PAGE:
Correctional Services said that “matters are under control” at Johannesburg’s Sun City Prison on Wed.
Cape Town lawyer Christine Qunta yesterday welcomed Sunday Times' retraction of defamatory statements made by the newspaper against her, saying the apology was proof that the principle of media accountability was being upheld.
Also welcoming an apology and retraction from Sunday Times was author Ronald Suresh Roberts, who said the conduct of the newspaper had been "shameful".
Qunta's lawyer, Athol Gordon, said: "My client is pleased that the principle of media accountability has been upheld in this instance, following her approach to the Ombudsman.
"The apology highlights, in her opinion, the ongoing crisis of internal controls and professional standards in sections of the media as well as the ability of political parties and lobby groups to exploit these weaknesses with malicious intent."
In its September 30 edition Sunday Times published a profile on Qunta headlined "So how dangerous is the Queen of Racial Politics?" where it cited her as one of the 12 signatories to a petition supporting President Thabo Mbeki in the HIV-Aids denial debate.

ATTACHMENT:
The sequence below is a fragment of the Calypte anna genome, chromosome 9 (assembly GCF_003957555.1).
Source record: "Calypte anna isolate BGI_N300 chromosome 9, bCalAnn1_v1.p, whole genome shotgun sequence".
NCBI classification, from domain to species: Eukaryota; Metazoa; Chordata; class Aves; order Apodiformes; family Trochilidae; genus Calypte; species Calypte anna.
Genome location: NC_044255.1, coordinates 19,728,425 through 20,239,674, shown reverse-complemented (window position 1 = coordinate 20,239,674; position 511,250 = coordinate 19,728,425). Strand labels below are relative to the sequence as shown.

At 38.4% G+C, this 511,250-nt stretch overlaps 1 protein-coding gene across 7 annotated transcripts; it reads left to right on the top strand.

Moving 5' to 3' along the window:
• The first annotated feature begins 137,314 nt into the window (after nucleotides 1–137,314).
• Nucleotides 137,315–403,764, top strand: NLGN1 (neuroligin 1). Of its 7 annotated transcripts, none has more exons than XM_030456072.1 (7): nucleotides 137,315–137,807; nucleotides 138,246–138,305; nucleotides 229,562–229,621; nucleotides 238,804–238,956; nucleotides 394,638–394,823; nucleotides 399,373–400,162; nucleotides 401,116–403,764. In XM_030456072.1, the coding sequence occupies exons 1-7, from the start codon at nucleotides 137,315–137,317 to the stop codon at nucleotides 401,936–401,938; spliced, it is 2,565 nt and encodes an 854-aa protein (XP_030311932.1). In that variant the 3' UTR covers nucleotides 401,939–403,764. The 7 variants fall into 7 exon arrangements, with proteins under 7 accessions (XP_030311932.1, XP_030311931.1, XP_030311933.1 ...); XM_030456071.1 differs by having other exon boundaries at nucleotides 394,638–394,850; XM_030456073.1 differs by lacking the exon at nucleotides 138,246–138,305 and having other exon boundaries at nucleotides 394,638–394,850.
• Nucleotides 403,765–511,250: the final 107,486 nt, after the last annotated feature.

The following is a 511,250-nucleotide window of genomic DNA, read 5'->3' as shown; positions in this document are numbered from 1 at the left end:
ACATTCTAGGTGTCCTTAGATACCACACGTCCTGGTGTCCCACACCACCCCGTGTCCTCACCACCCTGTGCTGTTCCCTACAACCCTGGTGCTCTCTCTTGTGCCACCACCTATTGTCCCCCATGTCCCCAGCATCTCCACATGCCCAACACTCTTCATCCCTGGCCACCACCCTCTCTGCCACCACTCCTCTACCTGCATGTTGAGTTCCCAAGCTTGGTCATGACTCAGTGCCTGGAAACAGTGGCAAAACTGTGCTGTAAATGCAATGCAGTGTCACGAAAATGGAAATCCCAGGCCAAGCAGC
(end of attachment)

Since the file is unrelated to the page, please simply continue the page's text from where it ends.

The article also suggested that the SABC deputy chairman came to Mbeki's defence when he accused leading ANC figures of plotting to topple him.
Qunta, who has recently been under attack from certain quarters for her involvement in a company of which one of the directors is accused of selling untested herbs purported to cure HIV-Aids, then responded by lodging a complaint with the Ombudsmen, charging that the article was false and defamatory.
"The article is in fact not a profile but an attempt to influence public opinion against me through innuendo, half truths and outright lies," she said in her complaint to the Ombudsman.
Qunta's action resulted in Sunday Times publishing an apology in its October 7 edition, retracting the defamatory statements. - Sapa